Speaking at a forum in Uzbekistan last month, Pakistani Prime Minister Shehbaz Sharif declared, “Pakistan has been a victim of terrorism. I don’t have to go into its history. But suffice it to say that we have made huge sacrifices to defeat the monster of terrorism. Thousands of Pakistanis were martyred – brothers, sisters, mothers.”
Sharif’s statement is boilerplate. That Pakistan is a victim of the war on terror is a frequent talking point of Pakistan officials, diplomats, and those within the U.S. government who want to maintain normal relations with a state guilty of sheltering Al Qaeda and sponsoring an insurgency that cost hundreds of American lives.
Extremism in Pakistan
Certainly, Pakistani police and soldiers have died at the hands of radicals. In 2019, Brown University’s Watson Institute for International and Public Affairs reported that close to 9,000 Pakistani security forces and more than twice as many civilians died in terror and extremist violence since 2001.
These deaths, however, are not a direct result of United States foreign policy or terrorism thrust on Pakistan by its neighbors, but rather the result of deliberate decisions and actions by Pakistan’s Inter-State Intelligence (ISI) service as well as several key presidents and prime ministers.
The roots of Pakistani Islamization date back to the independence of Bangladesh. After Pakistan lost what until then it governed as “East Pakistan,” the Pakistani military concluded it needed a religious identity to trump ethnic identity, lest the latter became a hook for additional separatism. That extremism gained in infrastructure under General Zia ul-Haq, who seized power on July 5, 1977. As long-time Indian ambassador Dinkar P. Srivastava wrote in Forgotten Kashmir, “Though the trouble in Kashmir erupted later, Zia had created the ecosystem of extremist philosophy, madrasas and training camps for terrorist activities.”
Zia and his successors soon took the next step and embraced terrorist groups as a potent tool to advance Pakistan’s agenda. In his 2011 book Afghanistan and Pakistan—Conflict, Extremism, and Resistance to Modernity, for example, Riaz Mohammad Khan, Pakistan’s foreign secretary between 2005 and 2008, described Harakat-ul-Mujahideen, Lashkar-e-Taiba, and later Jaish-e-Muhammad as the “main supporters of the Kashmir militancy in Pakistan at the early stages.”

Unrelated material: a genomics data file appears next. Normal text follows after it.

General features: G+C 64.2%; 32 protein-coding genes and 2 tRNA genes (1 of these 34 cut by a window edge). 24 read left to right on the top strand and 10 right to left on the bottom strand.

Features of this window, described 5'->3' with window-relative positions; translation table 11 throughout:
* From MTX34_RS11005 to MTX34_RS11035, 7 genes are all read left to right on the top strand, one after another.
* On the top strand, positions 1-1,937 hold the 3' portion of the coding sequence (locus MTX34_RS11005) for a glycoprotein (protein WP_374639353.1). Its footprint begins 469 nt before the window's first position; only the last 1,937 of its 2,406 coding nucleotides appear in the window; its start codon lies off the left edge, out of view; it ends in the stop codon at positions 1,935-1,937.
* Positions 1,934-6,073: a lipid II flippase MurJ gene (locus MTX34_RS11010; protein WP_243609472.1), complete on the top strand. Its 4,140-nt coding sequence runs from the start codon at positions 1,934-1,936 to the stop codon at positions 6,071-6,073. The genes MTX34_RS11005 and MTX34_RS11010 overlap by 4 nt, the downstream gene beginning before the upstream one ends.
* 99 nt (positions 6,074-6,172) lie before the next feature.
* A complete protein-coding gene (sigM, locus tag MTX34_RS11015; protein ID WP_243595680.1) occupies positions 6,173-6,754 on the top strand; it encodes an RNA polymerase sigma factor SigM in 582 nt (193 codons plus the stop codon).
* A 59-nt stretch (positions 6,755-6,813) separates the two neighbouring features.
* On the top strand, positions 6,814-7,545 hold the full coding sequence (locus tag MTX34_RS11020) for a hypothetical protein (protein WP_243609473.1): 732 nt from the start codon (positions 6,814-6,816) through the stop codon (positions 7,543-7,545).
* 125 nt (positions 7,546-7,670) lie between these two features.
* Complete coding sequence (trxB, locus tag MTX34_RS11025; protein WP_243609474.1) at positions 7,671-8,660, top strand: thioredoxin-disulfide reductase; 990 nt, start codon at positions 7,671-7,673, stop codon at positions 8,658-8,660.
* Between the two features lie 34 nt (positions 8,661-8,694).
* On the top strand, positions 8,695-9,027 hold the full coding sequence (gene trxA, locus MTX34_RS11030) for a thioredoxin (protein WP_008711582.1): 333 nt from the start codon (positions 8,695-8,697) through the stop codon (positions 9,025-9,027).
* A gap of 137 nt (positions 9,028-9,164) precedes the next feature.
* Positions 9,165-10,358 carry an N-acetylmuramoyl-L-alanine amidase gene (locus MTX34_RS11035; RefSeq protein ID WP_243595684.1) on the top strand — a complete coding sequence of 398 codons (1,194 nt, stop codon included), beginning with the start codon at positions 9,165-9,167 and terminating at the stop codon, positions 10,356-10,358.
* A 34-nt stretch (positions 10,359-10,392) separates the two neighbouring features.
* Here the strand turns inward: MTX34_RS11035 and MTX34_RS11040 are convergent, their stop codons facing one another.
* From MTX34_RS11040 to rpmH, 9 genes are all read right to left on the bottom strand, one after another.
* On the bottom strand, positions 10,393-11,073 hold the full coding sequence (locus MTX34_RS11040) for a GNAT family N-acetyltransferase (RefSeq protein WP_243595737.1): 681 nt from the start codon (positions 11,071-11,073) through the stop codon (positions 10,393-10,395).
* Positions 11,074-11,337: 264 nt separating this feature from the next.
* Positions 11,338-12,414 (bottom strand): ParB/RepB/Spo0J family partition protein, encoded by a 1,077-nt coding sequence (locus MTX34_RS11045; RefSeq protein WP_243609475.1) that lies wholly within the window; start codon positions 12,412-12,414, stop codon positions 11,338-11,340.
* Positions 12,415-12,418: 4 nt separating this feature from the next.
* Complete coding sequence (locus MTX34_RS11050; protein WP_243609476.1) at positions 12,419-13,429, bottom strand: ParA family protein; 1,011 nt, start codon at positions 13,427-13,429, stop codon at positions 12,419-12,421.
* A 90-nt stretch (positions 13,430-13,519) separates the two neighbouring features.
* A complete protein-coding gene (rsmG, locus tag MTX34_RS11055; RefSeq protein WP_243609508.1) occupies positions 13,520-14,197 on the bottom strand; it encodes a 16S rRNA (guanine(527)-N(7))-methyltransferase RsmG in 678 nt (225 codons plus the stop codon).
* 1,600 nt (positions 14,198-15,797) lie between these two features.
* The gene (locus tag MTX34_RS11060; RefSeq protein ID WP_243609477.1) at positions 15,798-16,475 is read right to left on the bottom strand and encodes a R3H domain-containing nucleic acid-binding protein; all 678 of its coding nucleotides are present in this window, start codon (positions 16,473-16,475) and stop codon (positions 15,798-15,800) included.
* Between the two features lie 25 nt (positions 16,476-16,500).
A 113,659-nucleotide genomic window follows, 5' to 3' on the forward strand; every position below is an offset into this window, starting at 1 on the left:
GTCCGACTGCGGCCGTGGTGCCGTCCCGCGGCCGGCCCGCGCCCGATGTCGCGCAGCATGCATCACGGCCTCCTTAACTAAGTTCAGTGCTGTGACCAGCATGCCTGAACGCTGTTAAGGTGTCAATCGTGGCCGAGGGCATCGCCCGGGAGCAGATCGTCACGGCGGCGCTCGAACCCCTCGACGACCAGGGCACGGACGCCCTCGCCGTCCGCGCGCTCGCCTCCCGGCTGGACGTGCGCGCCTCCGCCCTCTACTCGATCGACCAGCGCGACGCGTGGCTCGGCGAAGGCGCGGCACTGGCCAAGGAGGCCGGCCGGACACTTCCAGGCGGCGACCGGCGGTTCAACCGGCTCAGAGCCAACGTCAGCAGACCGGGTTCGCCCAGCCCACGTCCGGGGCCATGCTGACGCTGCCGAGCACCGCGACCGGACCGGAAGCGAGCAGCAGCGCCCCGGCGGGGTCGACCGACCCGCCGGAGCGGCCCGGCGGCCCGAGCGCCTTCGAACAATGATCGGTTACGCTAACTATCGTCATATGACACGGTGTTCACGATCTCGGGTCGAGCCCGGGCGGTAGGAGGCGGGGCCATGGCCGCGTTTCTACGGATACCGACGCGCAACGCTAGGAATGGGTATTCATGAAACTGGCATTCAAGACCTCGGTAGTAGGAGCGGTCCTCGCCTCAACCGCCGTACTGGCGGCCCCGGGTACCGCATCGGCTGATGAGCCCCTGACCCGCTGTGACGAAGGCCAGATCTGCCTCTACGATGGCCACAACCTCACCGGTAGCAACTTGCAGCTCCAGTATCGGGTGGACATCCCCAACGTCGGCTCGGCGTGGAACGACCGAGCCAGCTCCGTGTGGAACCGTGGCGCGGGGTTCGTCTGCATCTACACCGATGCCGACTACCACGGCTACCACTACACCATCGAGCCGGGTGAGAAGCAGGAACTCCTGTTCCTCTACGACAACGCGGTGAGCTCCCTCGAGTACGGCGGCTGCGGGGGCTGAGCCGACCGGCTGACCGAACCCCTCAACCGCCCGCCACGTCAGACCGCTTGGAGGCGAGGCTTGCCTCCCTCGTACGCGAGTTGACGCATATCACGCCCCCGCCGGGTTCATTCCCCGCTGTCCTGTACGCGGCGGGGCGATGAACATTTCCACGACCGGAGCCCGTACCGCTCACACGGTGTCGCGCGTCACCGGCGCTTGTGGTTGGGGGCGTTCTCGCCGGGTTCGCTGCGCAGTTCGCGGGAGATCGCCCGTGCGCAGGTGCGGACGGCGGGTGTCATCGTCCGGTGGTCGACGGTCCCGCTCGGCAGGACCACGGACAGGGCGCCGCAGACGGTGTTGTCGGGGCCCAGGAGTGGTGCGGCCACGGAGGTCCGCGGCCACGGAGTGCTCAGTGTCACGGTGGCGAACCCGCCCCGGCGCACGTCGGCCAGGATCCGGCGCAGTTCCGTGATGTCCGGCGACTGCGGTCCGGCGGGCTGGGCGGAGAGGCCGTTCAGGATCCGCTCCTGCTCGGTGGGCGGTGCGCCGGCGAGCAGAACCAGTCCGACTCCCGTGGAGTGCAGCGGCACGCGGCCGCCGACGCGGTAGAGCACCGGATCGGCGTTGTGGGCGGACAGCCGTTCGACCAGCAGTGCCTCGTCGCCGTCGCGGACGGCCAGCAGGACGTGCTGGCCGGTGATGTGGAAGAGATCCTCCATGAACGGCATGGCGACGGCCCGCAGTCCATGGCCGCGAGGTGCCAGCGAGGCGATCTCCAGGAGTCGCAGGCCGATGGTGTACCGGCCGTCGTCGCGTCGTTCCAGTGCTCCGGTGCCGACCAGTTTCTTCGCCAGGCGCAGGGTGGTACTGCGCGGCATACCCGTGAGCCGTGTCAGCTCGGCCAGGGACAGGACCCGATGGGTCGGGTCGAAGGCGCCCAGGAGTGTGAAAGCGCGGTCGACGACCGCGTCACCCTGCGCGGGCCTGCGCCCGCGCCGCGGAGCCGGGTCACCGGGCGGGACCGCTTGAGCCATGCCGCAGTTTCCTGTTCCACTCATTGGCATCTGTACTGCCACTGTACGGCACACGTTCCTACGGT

Empowering Radical Islamism
The wildfire grew quickly and did not limit itself to Kashmir. Just as Pakistan utilized its position as the doorway to Afghanistan to empower Afghan Islamists after the Soviet invasion, so too did it cultivate and coddle the Taliban. Jaish-e-Muhammad attacked the Indian parliament in December 2001 and Lashkar-e-Taiba carried out the Mumbai attacks seven years later. Pakistanis celebrated the leaders of both groups. While Pakistani apologists justify terrorism in the Kashmir dispute, neither the targets nor the group leaders were Kashmiri. Essentially, the terrorists were agents of the state, protected by the state both before and, in the case of perpetrators who escaped or returned to Pakistan, after the operations as well. There is no one better to chronicle Pakistan’s strategy and the growth of Pakistani militancy than scholar and diplomat Husain Haqqani. His book, Pakistan: Between Mosque and Military, is the fundamental text of the field.
Pakistani authorities continued to transform their territory into a strategic depth for the Taliban and sought to accommodate Taliban groups on the Pakistani side of the Durand Line. Here, Ashkok Behuria’s excellent study Tehrik-e-Taliban Pakistan: Origin, Evolution and Future Portents is instructive. Suffice it to say, accommodating the Taliban in Waziristan backfired tremendously. Scores of Pakistani soldiers died because of the ISI’s extremist strategy and its incompetent belief that it could control the fire.
In a May 2022 Foreign Affairs essay, Haqqani describes how Pakistan’s support for the Taliban has come back to bite them. The Taliban’s victory in Afghanistan has only galvanized Pakistani extremists.
It may sound unfair and even callous to blame Pakistan for the injuries and deaths its soldiers suffered due to terrorism or extremist violence. After all, terrorists have agency, and victims are innocent. Americans reacted with opprobrium when, after the September 11, 2001 terror attacks, some commentators sought to blame the victim suggesting that anger at American foreign policy somehow justified the attacks.
The Pakistan situation is not analogous, though, as the terrorists exist not in reaction to a foreign policy but rather as a deliberate decision by Pakistan’s own internal security apparatus. The reality is that Sharif’s demand for sympathy and his efforts to win diplomatic sympathy for Pakistani soldiers and civilians killed by terrorists inside Pakistan fall flat until he and other political leaders are willing to acknowledge the ISI’s direct responsibility. Pakistan does not deserve F-16 upgrades or, indeed, any other military assistance until it can overcome the ISI stranglehold on policy and hold the current and former ISI chiefs personally accountable for the murders their favored terrorists committed on their watch.
Now a 1945 Contributing Editor, Dr. Michael Rubin is a Senior Fellow at the American Enterprise Institute (AEI). Dr. Rubin is the author, coauthor, and coeditor of several books exploring diplomacy, Iranian history, Arab culture, Kurdish studies, and Shi’ite politics, including “Seven Pillars: What Really Causes Instability in the Middle East?” (AEI Press, 2019); “Kurdistan Rising” (AEI Press, 2016); “Dancing with the Devil: The Perils of Engaging Rogue Regimes” (Encounter Books, 2014); and “Eternal Iran: Continuity and Chaos” (Palgrave, 2005).